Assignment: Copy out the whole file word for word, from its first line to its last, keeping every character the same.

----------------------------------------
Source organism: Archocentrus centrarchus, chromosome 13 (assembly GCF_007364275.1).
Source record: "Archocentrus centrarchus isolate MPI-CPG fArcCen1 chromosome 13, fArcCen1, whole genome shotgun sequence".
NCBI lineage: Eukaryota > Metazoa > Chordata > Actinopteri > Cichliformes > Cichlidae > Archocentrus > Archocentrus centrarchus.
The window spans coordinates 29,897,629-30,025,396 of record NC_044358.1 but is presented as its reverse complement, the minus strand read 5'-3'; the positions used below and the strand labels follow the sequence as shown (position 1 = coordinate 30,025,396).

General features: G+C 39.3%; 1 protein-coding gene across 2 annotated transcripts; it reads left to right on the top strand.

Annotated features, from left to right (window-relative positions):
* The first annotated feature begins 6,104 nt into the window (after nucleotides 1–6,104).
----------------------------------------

Source organism: Archocentrus centrarchus, chromosome 13 (assembly GCF_007364275.1).
Source record: "Archocentrus centrarchus isolate MPI-CPG fArcCen1 chromosome 13, fArcCen1, whole genome shotgun sequence".
NCBI lineage: Eukaryota > Metazoa > Chordata > Actinopteri > Cichliformes > Cichlidae > Archocentrus > Archocentrus centrarchus.
The window spans coordinates 29,897,629-30,025,396 of record NC_044358.1 but is presented as its reverse complement, the minus strand read 5'-3'; the positions used below and the strand labels follow the sequence as shown (position 1 = coordinate 30,025,396).

General features: G+C 39.3%; 1 protein-coding gene across 2 annotated transcripts; it reads left to right on the top strand.

Annotated features, from left to right (window-relative positions):
* The first annotated feature begins 6,104 nt into the window (after nucleotides 1–6,104).